Debt time-bomb about to go off, charity warns
Citizens Advice is used to helping people who haven’t paid their bills. But in summer 2021, its data pointed to a spike in ‘negative budgets’.
This is where someone’s income doesn’t meet their essential outgoings, with data showing this had increased from 36% to 41% before climbing to 51% today “with no sign of stopping”.
While this shows the trend at Citizens Advice, according to Matthew Upton, director of policy at the charity, “if it was even remotely mirrored across the wider population then the simple maths dictates a debt crisis should follow”.
In his blog, he reveals how the cost-of-living crisis is “morphing into a household debt crisis”, as if income is lower than fixed outgoings, “debt should logically follow”.
Further, this isn’t a case about ‘personal responsibility’ or the usual conversations about ‘can’t pays’ or ‘won’t pays’ when it comes to debt.
He noted that Government support schemes such as the energy bills help “clearly had an impact”, with the number of people referred to food banks seeing a temporary fall in July 2022.
However, the biggest reason why the charity wasn’t flooded by people seeking debt advice then is because “people tend to be good at delaying their problems”.
Upton wrote: “Whether helping themselves, or helped by experts like our front-line debt advisors, people juggle around payments, prioritising payments with the most significant impacts. There is a natural time lag here — someone starts to struggle and begins by seeking help for the root cause — coming to organisations like Citizens Advice for help topping up their prepayment meter. The debt comes later, when tactics and interventions can no longer stem the tide.”
Debt time-bomb set to explode
And it appears the debt time-bomb is about to go off. Unsecured credit use is rising and has reached a four-year high. Meanwhile, credit card borrowing has surged 13.5%. Energy debt it also rising, and its disproportionately affecting disabled people and those with long-term health conditions.
For many, simply put, “the numbers still don’t stack up” and he said there’s a “wild west” approach when it comes to mitigating the impact of the crisis.
“Search online for options to pay off debts, and you’ll be bombarded by profit-seeking firms offering misleading advice about debt solutions which won’t help. Fall behind on bills and you could find unregulated bailiffs knocking at the door.
“This is solvable. All of these are well trodden policy debates”, Upton said.
Four key changes to help the most in need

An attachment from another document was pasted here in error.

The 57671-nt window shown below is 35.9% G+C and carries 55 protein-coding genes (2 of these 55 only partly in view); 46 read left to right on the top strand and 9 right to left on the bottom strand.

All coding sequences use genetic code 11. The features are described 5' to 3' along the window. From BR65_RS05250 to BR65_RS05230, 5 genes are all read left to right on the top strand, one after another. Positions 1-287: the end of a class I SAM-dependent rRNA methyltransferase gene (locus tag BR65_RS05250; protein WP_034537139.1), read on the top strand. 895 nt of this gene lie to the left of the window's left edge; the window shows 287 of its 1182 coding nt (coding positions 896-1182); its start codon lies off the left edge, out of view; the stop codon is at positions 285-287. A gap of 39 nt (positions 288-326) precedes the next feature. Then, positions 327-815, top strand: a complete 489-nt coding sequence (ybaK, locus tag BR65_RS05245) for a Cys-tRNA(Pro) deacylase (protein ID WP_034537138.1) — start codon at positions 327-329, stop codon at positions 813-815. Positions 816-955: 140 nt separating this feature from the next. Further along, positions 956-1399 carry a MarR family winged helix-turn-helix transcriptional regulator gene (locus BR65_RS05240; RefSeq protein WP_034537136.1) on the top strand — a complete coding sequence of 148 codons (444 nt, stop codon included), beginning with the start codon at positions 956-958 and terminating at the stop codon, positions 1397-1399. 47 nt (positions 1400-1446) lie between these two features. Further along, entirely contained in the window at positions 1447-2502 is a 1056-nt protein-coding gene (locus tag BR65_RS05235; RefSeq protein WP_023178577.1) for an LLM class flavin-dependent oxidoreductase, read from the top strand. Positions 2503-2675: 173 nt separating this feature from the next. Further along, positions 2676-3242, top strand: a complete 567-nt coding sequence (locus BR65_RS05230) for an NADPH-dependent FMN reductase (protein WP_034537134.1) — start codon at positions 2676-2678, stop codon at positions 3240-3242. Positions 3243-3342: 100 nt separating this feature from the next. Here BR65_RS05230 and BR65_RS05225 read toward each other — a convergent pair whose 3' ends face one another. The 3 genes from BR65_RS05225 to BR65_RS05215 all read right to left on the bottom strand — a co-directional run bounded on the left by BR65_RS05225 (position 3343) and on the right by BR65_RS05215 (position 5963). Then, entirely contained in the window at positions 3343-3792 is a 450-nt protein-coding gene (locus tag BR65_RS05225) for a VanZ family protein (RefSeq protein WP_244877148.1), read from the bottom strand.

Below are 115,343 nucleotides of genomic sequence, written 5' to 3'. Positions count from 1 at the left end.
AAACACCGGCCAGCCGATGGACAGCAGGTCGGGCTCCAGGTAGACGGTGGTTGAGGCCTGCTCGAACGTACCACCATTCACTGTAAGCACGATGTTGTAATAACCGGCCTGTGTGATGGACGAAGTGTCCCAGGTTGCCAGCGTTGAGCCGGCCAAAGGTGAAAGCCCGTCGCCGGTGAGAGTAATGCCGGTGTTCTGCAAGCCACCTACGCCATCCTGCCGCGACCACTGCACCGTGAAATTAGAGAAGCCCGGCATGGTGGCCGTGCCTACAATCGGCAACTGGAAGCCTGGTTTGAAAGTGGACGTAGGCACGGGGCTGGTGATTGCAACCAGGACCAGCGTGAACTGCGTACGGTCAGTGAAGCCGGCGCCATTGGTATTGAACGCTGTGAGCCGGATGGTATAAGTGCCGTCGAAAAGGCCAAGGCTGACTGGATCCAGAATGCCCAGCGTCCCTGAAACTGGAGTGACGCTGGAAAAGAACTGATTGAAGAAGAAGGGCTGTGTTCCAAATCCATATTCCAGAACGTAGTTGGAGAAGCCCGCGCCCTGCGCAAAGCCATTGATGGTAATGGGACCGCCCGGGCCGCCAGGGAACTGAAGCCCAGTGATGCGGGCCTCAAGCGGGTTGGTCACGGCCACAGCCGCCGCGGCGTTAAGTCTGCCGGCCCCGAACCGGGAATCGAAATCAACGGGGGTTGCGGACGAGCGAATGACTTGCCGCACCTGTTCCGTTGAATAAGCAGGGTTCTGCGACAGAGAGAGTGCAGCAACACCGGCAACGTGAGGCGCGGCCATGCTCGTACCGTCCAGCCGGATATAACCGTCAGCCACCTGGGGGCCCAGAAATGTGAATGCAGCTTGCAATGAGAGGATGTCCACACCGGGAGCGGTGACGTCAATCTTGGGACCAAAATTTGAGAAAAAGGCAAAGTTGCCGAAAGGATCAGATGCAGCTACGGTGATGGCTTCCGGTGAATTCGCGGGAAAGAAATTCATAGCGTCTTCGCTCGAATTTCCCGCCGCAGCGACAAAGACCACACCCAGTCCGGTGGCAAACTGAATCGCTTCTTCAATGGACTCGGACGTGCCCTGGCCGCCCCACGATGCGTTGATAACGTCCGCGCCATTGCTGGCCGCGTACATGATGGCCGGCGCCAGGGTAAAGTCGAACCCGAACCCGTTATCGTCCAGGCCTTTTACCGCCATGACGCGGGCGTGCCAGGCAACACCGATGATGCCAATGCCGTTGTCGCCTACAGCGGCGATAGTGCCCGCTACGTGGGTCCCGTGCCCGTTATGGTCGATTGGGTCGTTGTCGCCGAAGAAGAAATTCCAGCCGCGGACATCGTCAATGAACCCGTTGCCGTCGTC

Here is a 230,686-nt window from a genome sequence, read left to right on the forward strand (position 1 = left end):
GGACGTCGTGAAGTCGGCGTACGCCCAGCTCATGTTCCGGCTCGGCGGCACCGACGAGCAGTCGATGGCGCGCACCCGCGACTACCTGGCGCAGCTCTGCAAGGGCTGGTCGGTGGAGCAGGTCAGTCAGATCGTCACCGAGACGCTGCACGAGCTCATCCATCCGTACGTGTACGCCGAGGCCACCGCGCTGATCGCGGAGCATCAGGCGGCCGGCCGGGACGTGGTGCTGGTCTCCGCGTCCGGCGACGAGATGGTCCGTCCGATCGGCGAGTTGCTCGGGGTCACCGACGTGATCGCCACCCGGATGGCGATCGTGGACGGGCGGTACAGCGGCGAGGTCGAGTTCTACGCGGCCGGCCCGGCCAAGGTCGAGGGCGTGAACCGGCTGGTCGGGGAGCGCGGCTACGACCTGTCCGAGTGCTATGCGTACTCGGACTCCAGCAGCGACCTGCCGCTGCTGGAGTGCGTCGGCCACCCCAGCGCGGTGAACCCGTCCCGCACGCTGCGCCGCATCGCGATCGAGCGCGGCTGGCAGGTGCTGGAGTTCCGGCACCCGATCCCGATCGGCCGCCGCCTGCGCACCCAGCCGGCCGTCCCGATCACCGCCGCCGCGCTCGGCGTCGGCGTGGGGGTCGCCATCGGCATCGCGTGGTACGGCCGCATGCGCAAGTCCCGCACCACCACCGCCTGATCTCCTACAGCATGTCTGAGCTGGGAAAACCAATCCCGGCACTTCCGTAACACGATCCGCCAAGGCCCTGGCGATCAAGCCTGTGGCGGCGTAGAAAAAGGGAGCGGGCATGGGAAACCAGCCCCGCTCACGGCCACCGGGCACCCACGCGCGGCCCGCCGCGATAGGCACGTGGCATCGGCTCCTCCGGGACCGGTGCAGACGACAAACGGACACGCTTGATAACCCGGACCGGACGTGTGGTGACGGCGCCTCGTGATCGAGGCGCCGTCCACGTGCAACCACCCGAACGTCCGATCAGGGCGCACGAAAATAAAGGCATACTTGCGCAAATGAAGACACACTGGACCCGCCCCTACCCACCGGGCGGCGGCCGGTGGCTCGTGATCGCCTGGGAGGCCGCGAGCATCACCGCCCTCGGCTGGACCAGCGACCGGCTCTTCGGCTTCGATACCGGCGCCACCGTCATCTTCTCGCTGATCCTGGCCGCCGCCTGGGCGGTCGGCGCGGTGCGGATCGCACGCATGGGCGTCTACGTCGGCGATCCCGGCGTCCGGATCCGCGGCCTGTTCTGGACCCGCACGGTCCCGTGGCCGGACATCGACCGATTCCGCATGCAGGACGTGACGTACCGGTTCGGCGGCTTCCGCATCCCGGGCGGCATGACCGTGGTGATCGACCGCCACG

Upton highlighted four points that need to change to stop debt time-bomb from going off:
1. Missing a monthly payment
With council tax in England, a missed payment results in a demand automatically generated for the whole annual bill by the Department for Levelling up, Communities and Housing. “They could follow the lead of colleagues in Wales, and end things like this”.
2. Regulation of bailiffs
Bailiffs are currently unregulated but Upton said “it’s time to bring third-party debt collectors under a proper statutory regulatory framework – one with teeth”.
3. Viable options to wipe the slate clean
There are three main options when it comes to personal insolvency: Debt Relief Orders (DROs), Individual Voluntary Arrangements (IVAs) which is the most common, and bankruptcy.
“Every day, we’re seeing people misled by profit-seeking firms into IVAs which they can’t afford. When they inevitably fail to make their monthly payments, the individual is back at square one, while the firm has often pocketed £1,000s in front-loaded fees,” Upton wrote.
He added that there are parallels here with the growth of the payday loan industry a decade ago.
“A lot of money to be made, and lax or absent regulation. If people had FCA-regulated advice before deciding which debt solution was best for them, things could be a lot better. HMT are in the process of reviewing the personal insolvency regime — now is the time to act,” Upton wrote.
4. No overview of all the debt
Different Government departments, regulators and the Bank of England have different eyes on arrears and debt but Upton said that no one has an overview.
“This helps to explain the fragmented policy response, with everyone interested but no-one taking responsibility. What is tracked, isn’t necessarily dealt with, but it would be a good start,” he wrote.
He concluded that much more is needed to help households as a debt crisis is coming.
“We have a choice about whether to prepare”, he said.
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